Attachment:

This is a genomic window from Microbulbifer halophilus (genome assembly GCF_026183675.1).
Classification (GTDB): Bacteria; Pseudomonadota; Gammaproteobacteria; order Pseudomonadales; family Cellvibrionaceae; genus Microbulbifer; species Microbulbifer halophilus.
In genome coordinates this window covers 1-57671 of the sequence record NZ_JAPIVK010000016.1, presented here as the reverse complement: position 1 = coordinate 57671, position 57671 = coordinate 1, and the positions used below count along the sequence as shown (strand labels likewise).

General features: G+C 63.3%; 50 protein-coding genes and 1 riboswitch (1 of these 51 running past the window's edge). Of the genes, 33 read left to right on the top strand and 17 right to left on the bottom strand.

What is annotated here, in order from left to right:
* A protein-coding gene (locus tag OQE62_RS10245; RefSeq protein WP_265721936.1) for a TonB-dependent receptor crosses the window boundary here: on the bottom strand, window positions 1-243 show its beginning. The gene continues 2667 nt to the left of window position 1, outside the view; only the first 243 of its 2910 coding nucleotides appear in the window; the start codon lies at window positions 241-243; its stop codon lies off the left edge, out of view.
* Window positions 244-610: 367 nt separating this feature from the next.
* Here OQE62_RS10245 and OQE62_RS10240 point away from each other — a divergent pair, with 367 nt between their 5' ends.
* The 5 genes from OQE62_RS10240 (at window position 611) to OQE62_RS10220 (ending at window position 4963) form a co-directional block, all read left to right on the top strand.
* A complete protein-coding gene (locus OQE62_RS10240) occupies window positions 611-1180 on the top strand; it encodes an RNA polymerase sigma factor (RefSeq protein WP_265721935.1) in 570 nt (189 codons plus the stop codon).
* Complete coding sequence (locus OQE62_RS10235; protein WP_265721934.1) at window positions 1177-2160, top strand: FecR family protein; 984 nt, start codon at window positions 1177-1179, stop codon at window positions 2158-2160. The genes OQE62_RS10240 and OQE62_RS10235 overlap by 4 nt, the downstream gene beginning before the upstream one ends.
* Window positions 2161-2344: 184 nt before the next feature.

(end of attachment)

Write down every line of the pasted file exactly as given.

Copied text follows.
This is a genomic window from Microbulbifer halophilus (genome assembly GCF_026183675.1).
Classification (GTDB): Bacteria; Pseudomonadota; Gammaproteobacteria; order Pseudomonadales; family Cellvibrionaceae; genus Microbulbifer; species Microbulbifer halophilus.
In genome coordinates this window covers 1-57671 of the sequence record NZ_JAPIVK010000016.1, presented here as the reverse complement: position 1 = coordinate 57671, position 57671 = coordinate 1, and the positions used below count along the sequence as shown (strand labels likewise).

General features: G+C 63.3%; 50 protein-coding genes and 1 riboswitch (1 of these 51 running past the window's edge). Of the genes, 33 read left to right on the top strand and 17 right to left on the bottom strand.

What is annotated here, in order from left to right:
* A protein-coding gene (locus tag OQE62_RS10245; RefSeq protein WP_265721936.1) for a TonB-dependent receptor crosses the window boundary here: on the bottom strand, window positions 1-243 show its beginning. The gene continues 2667 nt to the left of window position 1, outside the view; only the first 243 of its 2910 coding nucleotides appear in the window; the start codon lies at window positions 241-243; its stop codon lies off the left edge, out of view.
* Window positions 244-610: 367 nt separating this feature from the next.
* Here OQE62_RS10245 and OQE62_RS10240 point away from each other — a divergent pair, with 367 nt between their 5' ends.
* The 5 genes from OQE62_RS10240 (at window position 611) to OQE62_RS10220 (ending at window position 4963) form a co-directional block, all read left to right on the top strand.
* A complete protein-coding gene (locus OQE62_RS10240) occupies window positions 611-1180 on the top strand; it encodes an RNA polymerase sigma factor (RefSeq protein WP_265721935.1) in 570 nt (189 codons plus the stop codon).
* Complete coding sequence (locus OQE62_RS10235; protein WP_265721934.1) at window positions 1177-2160, top strand: FecR family protein; 984 nt, start codon at window positions 1177-1179, stop codon at window positions 2158-2160. The genes OQE62_RS10240 and OQE62_RS10235 overlap by 4 nt, the downstream gene beginning before the upstream one ends.
* Window positions 2161-2344: 184 nt before the next feature.